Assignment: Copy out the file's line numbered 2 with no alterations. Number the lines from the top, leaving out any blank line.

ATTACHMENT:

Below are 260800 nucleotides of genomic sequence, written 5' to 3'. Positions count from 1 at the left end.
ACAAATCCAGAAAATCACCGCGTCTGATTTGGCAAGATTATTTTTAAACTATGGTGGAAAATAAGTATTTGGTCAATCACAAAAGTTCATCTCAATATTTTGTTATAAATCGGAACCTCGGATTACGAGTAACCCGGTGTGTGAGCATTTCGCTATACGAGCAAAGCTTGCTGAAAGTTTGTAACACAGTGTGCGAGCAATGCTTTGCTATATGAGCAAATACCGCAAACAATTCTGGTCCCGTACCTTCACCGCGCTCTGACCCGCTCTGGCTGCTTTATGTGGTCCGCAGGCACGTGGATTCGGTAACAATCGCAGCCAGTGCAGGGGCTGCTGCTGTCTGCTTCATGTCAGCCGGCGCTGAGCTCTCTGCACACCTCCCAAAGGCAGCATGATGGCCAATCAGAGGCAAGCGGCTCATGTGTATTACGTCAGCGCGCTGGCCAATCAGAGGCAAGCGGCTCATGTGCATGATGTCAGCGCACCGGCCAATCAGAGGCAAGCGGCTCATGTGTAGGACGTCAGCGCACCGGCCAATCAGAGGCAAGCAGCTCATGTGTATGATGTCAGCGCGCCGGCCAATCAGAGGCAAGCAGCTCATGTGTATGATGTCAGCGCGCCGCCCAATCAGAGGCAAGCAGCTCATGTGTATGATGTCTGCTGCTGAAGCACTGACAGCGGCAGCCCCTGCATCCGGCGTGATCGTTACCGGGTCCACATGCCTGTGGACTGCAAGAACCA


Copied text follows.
ACAAATCCAGAAAATCACCGCGTCTGATTTGGCAAGATTATTTTTAAACTATGGTGGAAAATAAGTATTTGGTCAATCACAAAAGTTCATCTCAATATTTTGTTATAAATCGGAACCTCGGATTACGAGTAACCCGGTGTGTGAGCATTTCGCTATACGAGCAAAGCTTGCTGAAAGTTTGTAACACAGTGTGCGAGCAATGCTTTGCTATATGAGCAAATACCGCAAACAATTCTGGTCCCGTACCTTCACCGCGCTCTGACCCGCTCTGGCTGCTTTATGTGGTCCGCAGGCACGTGGATTCGGTAACAATCGCAGCCAGTGCAGGGGCTGCTGCTGTCTGCTTCATGTCAGCCGGCGCTGAGCTCTCTGCACACCTCCCAAAGGCAGCATGATGGCCAATCAGAGGCAAGCGGCTCATGTGTATTACGTCAGCGCGCTGGCCAATCAGAGGCAAGCGGCTCATGTGCATGATGTCAGCGCACCGGCCAATCAGAGGCAAGCGGCTCATGTGTAGGACGTCAGCGCACCGGCCAATCAGAGGCAAGCAGCTCATGTGTATGATGTCAGCGCGCCGGCCAATCAGAGGCAAGCAGCTCATGTGTATGATGTCAGCGCGCCGCCCAATCAGAGGCAAGCAGCTCATGTGTATGATGTCTGCTGCTGAAGCACTGACAGCGGCAGCCCCTGCATCCGGCGTGATCGTTACCGGGTCCACATGCCTGTGGACTGCAAGAACCA